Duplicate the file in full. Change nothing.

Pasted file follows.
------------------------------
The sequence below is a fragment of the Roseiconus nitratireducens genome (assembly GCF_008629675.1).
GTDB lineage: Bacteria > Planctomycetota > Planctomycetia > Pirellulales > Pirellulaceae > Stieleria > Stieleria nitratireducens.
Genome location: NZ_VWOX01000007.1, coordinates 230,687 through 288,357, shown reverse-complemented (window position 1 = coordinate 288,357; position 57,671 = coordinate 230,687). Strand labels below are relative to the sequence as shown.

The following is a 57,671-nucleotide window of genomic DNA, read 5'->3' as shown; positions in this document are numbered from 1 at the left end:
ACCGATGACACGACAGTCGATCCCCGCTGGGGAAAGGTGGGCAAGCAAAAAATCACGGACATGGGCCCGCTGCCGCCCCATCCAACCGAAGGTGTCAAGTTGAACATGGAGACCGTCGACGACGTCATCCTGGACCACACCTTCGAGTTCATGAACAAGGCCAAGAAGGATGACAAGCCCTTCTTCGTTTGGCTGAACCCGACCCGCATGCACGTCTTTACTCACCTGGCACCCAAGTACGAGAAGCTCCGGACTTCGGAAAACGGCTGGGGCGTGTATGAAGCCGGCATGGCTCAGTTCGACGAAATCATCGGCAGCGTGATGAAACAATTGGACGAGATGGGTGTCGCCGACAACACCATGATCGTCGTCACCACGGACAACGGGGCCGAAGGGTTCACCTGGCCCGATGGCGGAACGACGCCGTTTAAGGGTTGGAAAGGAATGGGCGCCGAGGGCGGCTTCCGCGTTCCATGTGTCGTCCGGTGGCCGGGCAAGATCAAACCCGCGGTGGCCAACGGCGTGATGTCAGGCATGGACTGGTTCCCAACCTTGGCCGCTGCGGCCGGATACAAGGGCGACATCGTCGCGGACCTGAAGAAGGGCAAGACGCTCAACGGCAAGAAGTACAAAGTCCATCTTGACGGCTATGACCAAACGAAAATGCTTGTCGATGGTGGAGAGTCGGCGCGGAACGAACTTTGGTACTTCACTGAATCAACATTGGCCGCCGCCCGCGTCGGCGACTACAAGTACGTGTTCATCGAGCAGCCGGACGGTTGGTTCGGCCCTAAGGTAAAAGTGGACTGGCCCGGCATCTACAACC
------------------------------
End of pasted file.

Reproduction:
The sequence below is a fragment of the Roseiconus nitratireducens genome (assembly GCF_008629675.1).
GTDB lineage: Bacteria > Planctomycetota > Planctomycetia > Pirellulales > Pirellulaceae > Stieleria > Stieleria nitratireducens.
Genome location: NZ_VWOX01000007.1, coordinates 230,687 through 288,357, shown reverse-complemented (window position 1 = coordinate 288,357; position 57,671 = coordinate 230,687). Strand labels below are relative to the sequence as shown.

The following is a 57,671-nucleotide window of genomic DNA, read 5'->3' as shown; positions in this document are numbered from 1 at the left end:
ACCGATGACACGACAGTCGATCCCCGCTGGGGAAAGGTGGGCAAGCAAAAAATCACGGACATGGGCCCGCTGCCGCCCCATCCAACCGAAGGTGTCAAGTTGAACATGGAGACCGTCGACGACGTCATCCTGGACCACACCTTCGAGTTCATGAACAAGGCCAAGAAGGATGACAAGCCCTTCTTCGTTTGGCTGAACCCGACCCGCATGCACGTCTTTACTCACCTGGCACCCAAGTACGAGAAGCTCCGGACTTCGGAAAACGGCTGGGGCGTGTATGAAGCCGGCATGGCTCAGTTCGACGAAATCATCGGCAGCGTGATGAAACAATTGGACGAGATGGGTGTCGCCGACAACACCATGATCGTCGTCACCACGGACAACGGGGCCGAAGGGTTCACCTGGCCCGATGGCGGAACGACGCCGTTTAAGGGTTGGAAAGGAATGGGCGCCGAGGGCGGCTTCCGCGTTCCATGTGTCGTCCGGTGGCCGGGCAAGATCAAACCCGCGGTGGCCAACGGCGTGATGTCAGGCATGGACTGGTTCCCAACCTTGGCCGCTGCGGCCGGATACAAGGGCGACATCGTCGCGGACCTGAAGAAGGGCAAGACGCTCAACGGCAAGAAGTACAAAGTCCATCTTGACGGCTATGACCAAACGAAAATGCTTGTCGATGGTGGAGAGTCGGCGCGGAACGAACTTTGGTACTTCACTGAATCAACATTGGCCGCCGCCCGCGTCGGCGACTACAAGTACGTGTTCATCGAGCAGCCGGACGGTTGGTTCGGCCCTAAGGTAAAAGTGGACTGGCCCGGCATCTACAACC